Alabama Must Face Claims of Racial Bias in Judicial Elections

ATLANTA (CN) — Alabama can be sued under the Voting Rights Act for allegedly diluting the voting power of black citizens in statewide appellate judge elections, the 11th Circuit ruled late Monday.

U.S. Circuit Judge Charles Wilson, a Bill Clinton appointee, wrote for the majority of a three-judge panel that states are not immune from lawsuits under the Voting Rights Act and found that the Alabama State Conference of the NAACP’s lawsuit under Section 2 of the Act, which bars states from imposing election practices that result in racial discrimination, can move forward.

(AP Photo/Mike Stewart, File)

In a September 2016 complaint filed by the Lawyers’ Committee for Civil Rights Under Law on behalf of the Alabama NAACP, the group alleged that black Alabama voters are not properly represented by the judges who preside over the state’s highest courts.

Although a quarter of Alabama’s population is black, all 19 judges on the Alabama Supreme Court, Court of Criminal Appeals and Court of Civil Appeals are white. The complaint stated that no black judges have been elected to any of those top courts in two decades and no black judicial candidate has ever won a statewide office without first being appointed by the governor.

Alabama’s at-large method of election, which allows all eligible voters to vote on judicial candidates regardless of where they live in the state, allegedly makes it impossible for black voters to defeat white voting blocs by rendering black voters “ineffective electoral minorities in every election.”

“A statistical analysis demonstrates that voting patterns in Supreme Court, Court of Criminal Appeals, and Court of Civil Appeals elections are racially polarized, with African-American voters consistently voting for a particular (usually African-American) candidate of choice. White bloc voting in support of their preferred candidates has repeatedly led to the defeat of candidates preferred by African-American voters,” the complaint alleges. (Parentheses in original.)

In 2017, a federal judge denied the state’s motion to dismiss the NAACP’s complaint.

The Atlanta-based 11th Circuit affirmed Monday in a 2-1 decision, finding that the Voting Rights Act was designed to “intrude on state sovereignty to eradicate state-sponsored racial discrimination in voting.”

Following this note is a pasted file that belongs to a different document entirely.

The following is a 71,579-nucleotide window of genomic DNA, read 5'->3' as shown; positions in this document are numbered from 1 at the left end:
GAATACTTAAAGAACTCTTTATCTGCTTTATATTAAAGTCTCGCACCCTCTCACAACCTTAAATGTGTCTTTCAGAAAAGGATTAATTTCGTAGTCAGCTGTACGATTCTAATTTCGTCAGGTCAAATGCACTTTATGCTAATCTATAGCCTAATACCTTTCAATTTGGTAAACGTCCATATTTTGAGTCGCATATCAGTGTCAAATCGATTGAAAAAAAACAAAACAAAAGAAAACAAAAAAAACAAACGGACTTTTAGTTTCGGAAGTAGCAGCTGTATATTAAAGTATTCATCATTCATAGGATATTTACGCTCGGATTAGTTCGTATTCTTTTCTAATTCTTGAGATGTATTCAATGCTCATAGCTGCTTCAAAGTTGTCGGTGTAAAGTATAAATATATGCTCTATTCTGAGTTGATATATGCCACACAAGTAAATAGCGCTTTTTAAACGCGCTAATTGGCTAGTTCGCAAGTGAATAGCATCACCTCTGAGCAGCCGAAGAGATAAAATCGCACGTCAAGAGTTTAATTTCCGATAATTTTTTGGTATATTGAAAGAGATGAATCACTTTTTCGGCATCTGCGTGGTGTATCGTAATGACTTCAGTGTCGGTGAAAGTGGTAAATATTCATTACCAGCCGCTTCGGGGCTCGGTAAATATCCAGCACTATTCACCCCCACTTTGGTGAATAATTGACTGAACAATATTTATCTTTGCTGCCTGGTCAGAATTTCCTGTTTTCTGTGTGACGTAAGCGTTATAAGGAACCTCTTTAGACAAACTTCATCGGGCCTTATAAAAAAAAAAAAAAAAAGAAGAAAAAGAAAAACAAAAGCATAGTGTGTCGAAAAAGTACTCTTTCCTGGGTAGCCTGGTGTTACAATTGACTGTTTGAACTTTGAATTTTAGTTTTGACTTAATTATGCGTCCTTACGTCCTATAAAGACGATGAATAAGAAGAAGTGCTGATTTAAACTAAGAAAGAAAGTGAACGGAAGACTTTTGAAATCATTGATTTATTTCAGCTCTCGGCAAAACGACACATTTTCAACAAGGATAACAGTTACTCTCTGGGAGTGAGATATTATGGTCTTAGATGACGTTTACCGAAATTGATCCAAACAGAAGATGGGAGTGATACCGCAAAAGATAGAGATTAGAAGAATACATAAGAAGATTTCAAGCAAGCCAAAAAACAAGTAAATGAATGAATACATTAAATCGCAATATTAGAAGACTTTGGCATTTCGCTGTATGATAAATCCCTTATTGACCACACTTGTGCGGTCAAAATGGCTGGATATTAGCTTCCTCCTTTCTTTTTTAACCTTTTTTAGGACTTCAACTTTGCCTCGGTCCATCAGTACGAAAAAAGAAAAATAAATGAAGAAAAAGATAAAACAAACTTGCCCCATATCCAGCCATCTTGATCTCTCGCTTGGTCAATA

“Because the Fifteenth Amendment permits this intrusion, Alabama is not immune from suit under § 2 of the VRA…Indeed, ‘it is a small thing and not a great intrusion into state autonomy to require the [S]tates to live up to their obligation to avoid discriminatory practices in the election process,’” according to the ruling, which cites the 11th Circuit’s 1984 ruling in United States. v. Marengo.

Wilson also wrote, “It is implausible that Congress designed a statute that primarily prohibits certain state conduct, made that statute enforceable by private parties, but did not intend for private parties to be able to sue states.”

Wilson was joined in the majority by Senior U.S. District Judge Roger Vinson, a Ronald Reagan appointee sitting by designation from the Northern District of Florida.

U.S. Circuit Judge Elizabeth Branch, an appointee of President Donald Trump, dissented from her colleagues, writing that “Congress did not unequivocally abrogate state sovereign immunity under Section 2 of the Voting Rights Act.”

“The text of Section 3 contemplates lawsuits by the U.S. Attorney General. And when Sections 2 or 3 are violated, the U.S. Attorney General is expressly empowered to ‘institute for the United States, or in the name of the United States, an action’ against the State,” Branch wrote.

Alabama Secretary of State John Merrill, a Republican, said in a phone interview Tuesday morning, “There was no ruling made on the merits of the case. This is simply a ruling made on the status of immunity.”

“The case is still moving forward and we expect sometime within the next six weeks, the next two months, that we’re going to get a final judgment on this matter. We feel like the court will be able to rule on the law in the way the law was written and we think that will favor the state,” Merrill added.

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